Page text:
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Contamination Risks in Compressed Air
As the main argument for safety in the use of compressed air in a GMP environment, it is repeatedly shown in inspection situations by auditors that the use "oil-free air compressors" are sufficient to ensure qualified and contamination-free compressed air. Unfortunately, this is a fallacy because the risk of contamination is often considerably greater than expected or known. Simplified, it can be divided into two areas:
- Active contamination in compressed air treatment.
- Passive contamination of compressed air by connected air consumer systems.
Bacteria culture development in a medium plate.
In the case of active contamination, the primary cause of contamination is found in the use of air compressors with oil cooling. But beyond that, one of the other contaminants needs to be searched for in the aspirated ambient air.
Depending on the position of the openings of the air intake, a considerable amount of particles and oil contaminants in the form of aerosols can be drawn in and compressed from the environment. The (mostly minor) contamination in the form of particles and oil content from the moving parts of an air compressor, especially after a long period of operation, must also be taken into account. In addition, a lot of moisture comes from the air and thus a potential entry of airborne germs into the system in operation and thus into the pipeline network.
In the case of passive contamination, the danger to the compressed air quality is that, due to unfavorable simultaneity factors or insufficient pipe dimensions, "large consumers" cause a reversal of the overpressure in the compressed airline system toward a vacuum system.
In the case of sterile ventilation using compressed air, e.g. containers that fall into the vacuum phase after the vapor phase has collapsed, after steam sterilization, or when the high vacuum of lyophilizers breaks when the valve opens to the compressed airline, the pressure conditions in the line system are reversed. The main risk here is that it can happen in “worst case” situations that such a large, temporary negative pressure can arise in the compressed air network that back-contamination into the system can occur via the compressed airline from other operating areas.
When designing compressed air networks, this should be categorically risk-based checked and planned or taken into account in the in-house change control process before connecting new consumers. To avoid such effects, the use of the so-called "block & bleed circuits" and/or the installation of check valves in the compressed airline could be considered. In any case, this fact should also be checked as part of the Installation Qualification (IQ)/ Operational Qualification (OQ) qualification of the network subject to GMP.
Whether active or passive contamination: In the often very widely branched compressed air networks within a pharmaceutical plant, the principle applies: "What is in the network remains in there!"
In the majority of cases, cleaning is not possible, or will be often not intended in the course of airline planning. In order to make the level of contamination within the compressed airline visible/controllable at all, it is therefore recommended that a so-called "inspection pipe" is installed, i.e. a section of approx. 50 - 100 centimeter (cm), which can be removed and inspected using tri-clamp connections as part of the planned maintenance. In extreme cases, the degree of contamination can then lead to a partial or total renovation or replacement of a compressed air network.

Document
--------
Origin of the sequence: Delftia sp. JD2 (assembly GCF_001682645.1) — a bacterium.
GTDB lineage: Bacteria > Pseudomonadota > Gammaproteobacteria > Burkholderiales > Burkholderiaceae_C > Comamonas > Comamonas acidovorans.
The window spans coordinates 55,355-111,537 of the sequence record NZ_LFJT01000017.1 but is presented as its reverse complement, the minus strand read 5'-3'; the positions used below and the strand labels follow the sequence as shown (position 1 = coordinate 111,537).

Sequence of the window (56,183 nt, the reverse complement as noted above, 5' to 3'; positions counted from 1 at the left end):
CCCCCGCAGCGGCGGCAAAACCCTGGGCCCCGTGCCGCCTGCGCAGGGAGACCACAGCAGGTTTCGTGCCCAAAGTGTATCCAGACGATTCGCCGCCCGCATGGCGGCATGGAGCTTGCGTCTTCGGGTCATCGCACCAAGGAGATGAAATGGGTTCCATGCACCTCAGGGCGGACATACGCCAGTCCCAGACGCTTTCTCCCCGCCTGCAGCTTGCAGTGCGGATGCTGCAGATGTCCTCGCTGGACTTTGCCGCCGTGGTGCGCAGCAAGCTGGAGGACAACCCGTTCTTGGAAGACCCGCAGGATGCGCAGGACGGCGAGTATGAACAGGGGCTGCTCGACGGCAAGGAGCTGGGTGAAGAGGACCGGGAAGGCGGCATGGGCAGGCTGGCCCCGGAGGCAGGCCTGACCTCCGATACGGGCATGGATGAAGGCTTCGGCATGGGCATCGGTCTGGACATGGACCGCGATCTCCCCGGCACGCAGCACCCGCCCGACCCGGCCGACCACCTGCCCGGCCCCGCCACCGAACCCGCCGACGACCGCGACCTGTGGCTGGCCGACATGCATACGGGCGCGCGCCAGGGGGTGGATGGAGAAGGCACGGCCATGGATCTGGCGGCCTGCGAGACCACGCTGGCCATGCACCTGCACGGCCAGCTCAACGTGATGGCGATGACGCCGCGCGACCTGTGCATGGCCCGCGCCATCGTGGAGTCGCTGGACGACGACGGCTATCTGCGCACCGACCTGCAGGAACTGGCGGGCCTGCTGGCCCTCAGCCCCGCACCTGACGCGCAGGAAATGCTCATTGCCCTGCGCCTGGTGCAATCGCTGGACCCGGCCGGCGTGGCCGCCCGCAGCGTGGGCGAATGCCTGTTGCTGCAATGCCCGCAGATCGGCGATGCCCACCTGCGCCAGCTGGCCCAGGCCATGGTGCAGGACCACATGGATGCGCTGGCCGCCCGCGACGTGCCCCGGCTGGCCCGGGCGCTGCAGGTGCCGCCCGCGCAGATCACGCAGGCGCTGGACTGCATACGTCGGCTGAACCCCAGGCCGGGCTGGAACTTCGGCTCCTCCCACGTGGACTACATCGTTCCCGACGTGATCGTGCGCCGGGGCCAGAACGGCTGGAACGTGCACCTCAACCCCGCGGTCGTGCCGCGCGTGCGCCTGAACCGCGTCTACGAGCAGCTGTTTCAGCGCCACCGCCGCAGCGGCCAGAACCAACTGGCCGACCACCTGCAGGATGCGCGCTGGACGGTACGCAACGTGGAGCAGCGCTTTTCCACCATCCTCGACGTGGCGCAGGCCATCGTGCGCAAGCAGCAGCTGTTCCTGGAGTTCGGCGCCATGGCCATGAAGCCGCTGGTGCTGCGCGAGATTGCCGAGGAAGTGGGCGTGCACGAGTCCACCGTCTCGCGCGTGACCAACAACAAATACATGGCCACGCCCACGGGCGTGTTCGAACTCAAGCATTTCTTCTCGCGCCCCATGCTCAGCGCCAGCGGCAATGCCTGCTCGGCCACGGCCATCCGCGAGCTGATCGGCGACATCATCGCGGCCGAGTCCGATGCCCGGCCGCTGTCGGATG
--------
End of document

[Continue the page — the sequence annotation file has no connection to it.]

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Qualification of Compressed Air Systems and Distribution
One of the most asked questions when considering compressed air systems is the need to fully qualify all components of compressed air generation and distribution. The first difficulty here is that, in contrast to a process plant (e.g. filling line for aseptic processes), GMP-compliant planning taking into account a "hygienic design" for an air compressor is almost impossible. Even if air compressors are occasionally offered by the manufacturer as "GMP-compliant," with reference to oil-free operation, this generally only refers to the absence of oil cooling and reduction of the lubricated/particle-releasing parts.
It is therefore a recognized GMP practice that the air compressor, including installation, is checked for its technical suitability under the rules of Good Engineering Practice (GEP), that all technically relevant documents are provided, and that successful commissioning is also documented. Against this background, a classic IQ/OQ qualification seems rather inappropriate. This should be listed or defined in the Validation Master Plan (VMP) of the GMP company under the aspect "GMP versus GEP" (6).
This approach was taken up by ISPE in 2014 and commented as follows in the International Society for Pharmaceutical Engineering (ISPE) “Good Practice Guide Process Gases” as follows:
“Gas production normally follows Good Engineering Practices (GEPs). For further information see the ISPE Good Engineering Practice. Gas is not a medicinal product and does not need to be produced following Good Manufacturing Practices.(6)"
GMP-critical, however, is the qualitative preparation of the compressed air, which is used intended not to have any negative impact to the selected specification and for use in the process area relevant to the product. The suitability of all components required for preparation and distribution in the course of the Design-Qualification (DQ), IQ and OQ phases, including a sufficient Performance Qualification (PQ), is a mandatory part of the qualification/validation and is as a GMP consequence subject to the deviation or change management system.